Alabama wide receivers: PFF receiving statistics on deep targets (2014-2021, Min. 10 targets)
PFF Receiving Grade aDOT Yards per Reception Yards per Route Run YAC per Reception
Jaylen Waddle 97.5 30.3 38.0 9.5 8.6
DeVonta Smith 96.5 31.6 39.1 6.7 9.0
Jerry Jeudy 95.1 32.7 39.0 7.2 8.3
Jameson Williams 93.4 34.2 51.6 11.4 15.5
Calvin Ridley 92.1 32.4 43.0 6.8 9.2
Amari Cooper 91.8 31.7 40.1 8.8 8.1
ArDarius Stewart 85.9 35.2 36.3 5.6 6.1
John Metchie III 85.0 30.0 34.1 4.3 5.7
Henry Ruggs III 76.8 29.8 42.3 4.3 12.8
Robert Foster 41.8 34.4 0.0 0.0 0.0

Not only does the 2022 NFL Draft prospect matchup with current young stars like Miami’s Jaylen Waddle, Philadelphia’s DeVonta Smith and Denver’s Jerry Jeudy, but he posted better stats than Atlanta’s Calvin Ridley and Cleveland’s Amari Cooper.

Williams’ 93.4 receiving grade on deep passes is the fourth-best of the 10 Alabama receivers who saw at least 10 deep targets from 2014 to 2021. He is also tied for third in single-season deep receptions with 13 and leads the pack in single-season deep receiving yards at 671, almost one hundred more than second-placed, eventual Heisman-winner DeVonta Smith.

It doesn’t stop there. Even in deep-receiving stats that aren’t volume-based, Williams trumps some of the biggest names of the Saban era. His whopping 51.6 yards per deep reception tops the list, as do his 15.5 yards after the catch per reception and 11.37 yards per route run.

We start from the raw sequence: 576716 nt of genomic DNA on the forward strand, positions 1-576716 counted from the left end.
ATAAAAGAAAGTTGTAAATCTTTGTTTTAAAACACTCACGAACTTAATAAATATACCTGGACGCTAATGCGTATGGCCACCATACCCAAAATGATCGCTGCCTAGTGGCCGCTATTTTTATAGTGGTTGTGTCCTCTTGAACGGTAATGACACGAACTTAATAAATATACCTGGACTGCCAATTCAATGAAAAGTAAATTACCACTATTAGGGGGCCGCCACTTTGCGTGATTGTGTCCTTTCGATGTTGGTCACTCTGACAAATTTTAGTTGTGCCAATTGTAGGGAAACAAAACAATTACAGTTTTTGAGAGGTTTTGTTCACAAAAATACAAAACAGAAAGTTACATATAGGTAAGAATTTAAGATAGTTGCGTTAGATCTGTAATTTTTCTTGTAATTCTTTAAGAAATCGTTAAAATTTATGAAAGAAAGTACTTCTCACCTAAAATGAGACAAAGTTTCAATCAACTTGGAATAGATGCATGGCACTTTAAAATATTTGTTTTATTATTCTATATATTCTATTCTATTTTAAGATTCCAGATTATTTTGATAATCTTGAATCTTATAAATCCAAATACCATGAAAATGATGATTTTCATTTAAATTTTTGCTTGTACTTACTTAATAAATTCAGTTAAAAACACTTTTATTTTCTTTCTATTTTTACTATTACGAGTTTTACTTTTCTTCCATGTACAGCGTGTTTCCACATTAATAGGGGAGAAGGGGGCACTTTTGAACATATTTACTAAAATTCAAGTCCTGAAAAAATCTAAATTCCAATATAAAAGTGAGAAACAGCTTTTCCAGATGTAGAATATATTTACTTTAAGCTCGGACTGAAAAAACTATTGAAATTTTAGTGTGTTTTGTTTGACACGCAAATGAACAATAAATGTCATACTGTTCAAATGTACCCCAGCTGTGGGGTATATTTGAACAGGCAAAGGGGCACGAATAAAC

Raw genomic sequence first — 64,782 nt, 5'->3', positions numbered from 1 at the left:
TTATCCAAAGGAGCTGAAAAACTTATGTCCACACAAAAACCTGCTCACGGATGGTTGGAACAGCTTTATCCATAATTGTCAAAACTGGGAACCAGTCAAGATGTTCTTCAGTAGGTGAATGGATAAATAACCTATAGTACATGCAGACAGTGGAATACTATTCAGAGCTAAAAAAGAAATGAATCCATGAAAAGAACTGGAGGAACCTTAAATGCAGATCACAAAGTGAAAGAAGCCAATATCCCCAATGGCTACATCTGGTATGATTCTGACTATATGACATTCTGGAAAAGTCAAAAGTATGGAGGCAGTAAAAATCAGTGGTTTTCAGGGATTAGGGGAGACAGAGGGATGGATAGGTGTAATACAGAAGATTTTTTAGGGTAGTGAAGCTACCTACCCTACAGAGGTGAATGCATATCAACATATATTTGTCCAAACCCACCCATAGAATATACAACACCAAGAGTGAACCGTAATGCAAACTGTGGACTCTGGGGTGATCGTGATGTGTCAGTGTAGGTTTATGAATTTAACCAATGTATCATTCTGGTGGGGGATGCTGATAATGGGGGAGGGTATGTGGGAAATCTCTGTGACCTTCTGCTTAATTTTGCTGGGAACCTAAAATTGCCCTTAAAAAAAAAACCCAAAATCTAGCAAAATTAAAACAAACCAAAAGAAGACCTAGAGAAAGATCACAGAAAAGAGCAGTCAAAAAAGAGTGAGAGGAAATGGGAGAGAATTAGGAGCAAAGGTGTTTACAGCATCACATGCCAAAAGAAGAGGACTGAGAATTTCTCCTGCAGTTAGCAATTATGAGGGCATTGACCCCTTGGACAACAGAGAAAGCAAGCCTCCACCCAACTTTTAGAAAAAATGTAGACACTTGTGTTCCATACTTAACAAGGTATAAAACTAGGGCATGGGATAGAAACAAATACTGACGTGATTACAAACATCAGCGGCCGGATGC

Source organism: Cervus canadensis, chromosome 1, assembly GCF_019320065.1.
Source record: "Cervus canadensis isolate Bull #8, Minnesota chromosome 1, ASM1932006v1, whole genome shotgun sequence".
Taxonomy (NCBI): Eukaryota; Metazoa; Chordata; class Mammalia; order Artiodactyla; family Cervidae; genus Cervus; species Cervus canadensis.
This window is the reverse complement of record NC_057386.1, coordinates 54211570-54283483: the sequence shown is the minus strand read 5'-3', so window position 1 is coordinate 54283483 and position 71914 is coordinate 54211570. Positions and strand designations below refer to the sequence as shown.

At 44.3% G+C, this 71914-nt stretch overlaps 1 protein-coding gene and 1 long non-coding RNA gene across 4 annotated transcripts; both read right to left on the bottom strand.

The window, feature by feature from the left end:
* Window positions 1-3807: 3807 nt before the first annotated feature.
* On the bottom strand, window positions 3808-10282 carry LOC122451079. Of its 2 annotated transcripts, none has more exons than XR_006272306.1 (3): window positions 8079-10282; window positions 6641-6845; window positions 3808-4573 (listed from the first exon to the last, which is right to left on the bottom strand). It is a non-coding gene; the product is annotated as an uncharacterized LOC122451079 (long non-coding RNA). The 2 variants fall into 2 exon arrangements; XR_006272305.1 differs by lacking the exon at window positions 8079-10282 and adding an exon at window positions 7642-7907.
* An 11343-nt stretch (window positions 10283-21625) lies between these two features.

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How Williams is Projected at the Next Level

With the way NFL offenses have started to spread out in recent years, teams are selecting strong-armed quarterbacks like Kansas City’s Patrick Mahomes and Buffalo’s Josh Allen to air the ball out and make quick drives to run up the score. These powerful passers, added with deep threats like Williams, are enough to make the average NFL fan excited to watch a scoring machine in action.

PFF draft analysts are projecting the former Buckeye to go to teams like Philadelphia, the Chargers and New Orleans.


PFF's Seth Galina mocked Williams to the Philadelphia Eagles in the first round, noting that the Bama pass-catcher will be ready to help any team in need of a touchdown threat.

“The Eagles need to support Jalen Hurts, and it starts with Williams. The fastest receiver in the draft, Williams gives the Eagles a burner to pair with DeVonta Smith. Jalen Reagor hasn’t worked out, so instead of sinking playing time in a lost cause, the team immediately upgrades the position.”

Not only would Williams meet up with Alabama’s former deep threat, but he’ll also get to match with former Alabama and Oklahoma Heisman finalist Jalen Hurts. Having two speedy receivers would instantly boost this team to a division title contender.

Austin Gayle: Los Angeles Chargers

With a young developing quarterback in Justin Herbert running the offense in L.A., adding an explosive target for the former Oregon Duck would be huge. The Chargers might not have as good of targets as their cross-city, Super Bowl champion brothers, but adding Williams would set the Bolts up for years and help them stay in the tightly contested divisional race.